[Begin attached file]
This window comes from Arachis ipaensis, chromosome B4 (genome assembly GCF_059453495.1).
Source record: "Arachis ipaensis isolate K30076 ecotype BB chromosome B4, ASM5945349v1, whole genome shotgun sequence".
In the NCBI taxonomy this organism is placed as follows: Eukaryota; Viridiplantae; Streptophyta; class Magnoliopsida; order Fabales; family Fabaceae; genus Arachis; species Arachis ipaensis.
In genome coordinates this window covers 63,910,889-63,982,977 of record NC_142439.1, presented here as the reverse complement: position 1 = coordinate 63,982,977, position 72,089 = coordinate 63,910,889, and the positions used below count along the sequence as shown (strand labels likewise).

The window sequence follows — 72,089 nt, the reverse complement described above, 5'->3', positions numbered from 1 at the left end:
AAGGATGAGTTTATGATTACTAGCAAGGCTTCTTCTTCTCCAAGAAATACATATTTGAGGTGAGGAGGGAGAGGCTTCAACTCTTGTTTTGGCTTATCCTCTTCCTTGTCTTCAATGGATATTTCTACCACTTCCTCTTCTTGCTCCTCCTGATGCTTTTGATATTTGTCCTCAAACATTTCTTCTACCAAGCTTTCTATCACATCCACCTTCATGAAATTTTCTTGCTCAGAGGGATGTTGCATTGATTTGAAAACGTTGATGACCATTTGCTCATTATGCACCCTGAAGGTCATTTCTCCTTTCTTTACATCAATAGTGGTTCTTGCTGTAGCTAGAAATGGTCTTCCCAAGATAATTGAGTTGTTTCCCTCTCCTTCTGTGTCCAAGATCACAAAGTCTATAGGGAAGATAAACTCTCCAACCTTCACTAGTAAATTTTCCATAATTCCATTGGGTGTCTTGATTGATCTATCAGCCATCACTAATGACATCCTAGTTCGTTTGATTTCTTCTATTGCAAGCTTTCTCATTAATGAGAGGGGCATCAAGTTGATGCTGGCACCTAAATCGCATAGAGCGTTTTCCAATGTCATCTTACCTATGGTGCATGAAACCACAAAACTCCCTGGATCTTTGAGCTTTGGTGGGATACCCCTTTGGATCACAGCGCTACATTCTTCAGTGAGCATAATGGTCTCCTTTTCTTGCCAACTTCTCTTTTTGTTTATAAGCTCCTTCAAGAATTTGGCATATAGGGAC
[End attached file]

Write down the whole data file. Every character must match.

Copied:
This window comes from Arachis ipaensis, chromosome B4 (genome assembly GCF_059453495.1).
Source record: "Arachis ipaensis isolate K30076 ecotype BB chromosome B4, ASM5945349v1, whole genome shotgun sequence".
In the NCBI taxonomy this organism is placed as follows: Eukaryota; Viridiplantae; Streptophyta; class Magnoliopsida; order Fabales; family Fabaceae; genus Arachis; species Arachis ipaensis.
In genome coordinates this window covers 63,910,889-63,982,977 of record NC_142439.1, presented here as the reverse complement: position 1 = coordinate 63,982,977, position 72,089 = coordinate 63,910,889, and the positions used below count along the sequence as shown (strand labels likewise).

The window sequence follows — 72,089 nt, the reverse complement described above, 5'->3', positions numbered from 1 at the left end:
AAGGATGAGTTTATGATTACTAGCAAGGCTTCTTCTTCTCCAAGAAATACATATTTGAGGTGAGGAGGGAGAGGCTTCAACTCTTGTTTTGGCTTATCCTCTTCCTTGTCTTCAATGGATATTTCTACCACTTCCTCTTCTTGCTCCTCCTGATGCTTTTGATATTTGTCCTCAAACATTTCTTCTACCAAGCTTTCTATCACATCCACCTTCATGAAATTTTCTTGCTCAGAGGGATGTTGCATTGATTTGAAAACGTTGATGACCATTTGCTCATTATGCACCCTGAAGGTCATTTCTCCTTTCTTTACATCAATAGTGGTTCTTGCTGTAGCTAGAAATGGTCTTCCCAAGATAATTGAGTTGTTTCCCTCTCCTTCTGTGTCCAAGATCACAAAGTCTATAGGGAAGATAAACTCTCCAACCTTCACTAGTAAATTTTCCATAATTCCATTGGGTGTCTTGATTGATCTATCAGCCATCACTAATGACATCCTAGTTCGTTTGATTTCTTCTATTGCAAGCTTTCTCATTAATGAGAGGGGCATCAAGTTGATGCTGGCACCTAAATCGCATAGAGCGTTTTCCAATGTCATCTTACCTATGGTGCATGAAACCACAAAACTCCCTGGATCTTTGAGCTTTGGTGGGATACCCCTTTGGATCACAGCGCTACATTCTTCAGTGAGCATAATGGTCTCCTTTTCTTGCCAACTTCTCTTTTTGTTTATAAGCTCCTTCAAGAATTTGGCATATAGGGAC